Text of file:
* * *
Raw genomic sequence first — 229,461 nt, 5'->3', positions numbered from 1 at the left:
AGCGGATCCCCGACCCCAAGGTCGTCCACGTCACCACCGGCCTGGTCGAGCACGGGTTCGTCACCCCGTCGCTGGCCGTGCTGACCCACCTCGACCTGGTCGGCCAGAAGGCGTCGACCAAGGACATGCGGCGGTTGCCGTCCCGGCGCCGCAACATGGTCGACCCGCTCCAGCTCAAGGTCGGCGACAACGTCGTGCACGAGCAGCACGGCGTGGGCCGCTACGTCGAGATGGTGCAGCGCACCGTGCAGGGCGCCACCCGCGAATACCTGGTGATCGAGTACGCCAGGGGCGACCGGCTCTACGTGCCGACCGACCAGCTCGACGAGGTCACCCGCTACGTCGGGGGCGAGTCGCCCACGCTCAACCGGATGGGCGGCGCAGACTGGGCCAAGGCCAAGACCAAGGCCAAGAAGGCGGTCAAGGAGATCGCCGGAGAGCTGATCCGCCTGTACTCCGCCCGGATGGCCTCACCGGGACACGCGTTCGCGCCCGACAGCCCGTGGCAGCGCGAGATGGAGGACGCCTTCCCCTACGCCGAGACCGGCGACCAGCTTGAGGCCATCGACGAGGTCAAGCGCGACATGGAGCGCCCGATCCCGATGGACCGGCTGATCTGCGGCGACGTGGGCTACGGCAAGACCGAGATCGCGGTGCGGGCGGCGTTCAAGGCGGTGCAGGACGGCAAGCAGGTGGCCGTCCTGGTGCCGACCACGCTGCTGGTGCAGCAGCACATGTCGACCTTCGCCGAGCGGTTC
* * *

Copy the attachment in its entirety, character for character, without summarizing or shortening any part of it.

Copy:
Raw genomic sequence first — 229,461 nt, 5'->3', positions numbered from 1 at the left:
AGCGGATCCCCGACCCCAAGGTCGTCCACGTCACCACCGGCCTGGTCGAGCACGGGTTCGTCACCCCGTCGCTGGCCGTGCTGACCCACCTCGACCTGGTCGGCCAGAAGGCGTCGACCAAGGACATGCGGCGGTTGCCGTCCCGGCGCCGCAACATGGTCGACCCGCTCCAGCTCAAGGTCGGCGACAACGTCGTGCACGAGCAGCACGGCGTGGGCCGCTACGTCGAGATGGTGCAGCGCACCGTGCAGGGCGCCACCCGCGAATACCTGGTGATCGAGTACGCCAGGGGCGACCGGCTCTACGTGCCGACCGACCAGCTCGACGAGGTCACCCGCTACGTCGGGGGCGAGTCGCCCACGCTCAACCGGATGGGCGGCGCAGACTGGGCCAAGGCCAAGACCAAGGCCAAGAAGGCGGTCAAGGAGATCGCCGGAGAGCTGATCCGCCTGTACTCCGCCCGGATGGCCTCACCGGGACACGCGTTCGCGCCCGACAGCCCGTGGCAGCGCGAGATGGAGGACGCCTTCCCCTACGCCGAGACCGGCGACCAGCTTGAGGCCATCGACGAGGTCAAGCGCGACATGGAGCGCCCGATCCCGATGGACCGGCTGATCTGCGGCGACGTGGGCTACGGCAAGACCGAGATCGCGGTGCGGGCGGCGTTCAAGGCGGTGCAGGACGGCAAGCAGGTGGCCGTCCTGGTGCCGACCACGCTGCTGGTGCAGCAGCACATGTCGACCTTCGCCGAGCGGTTC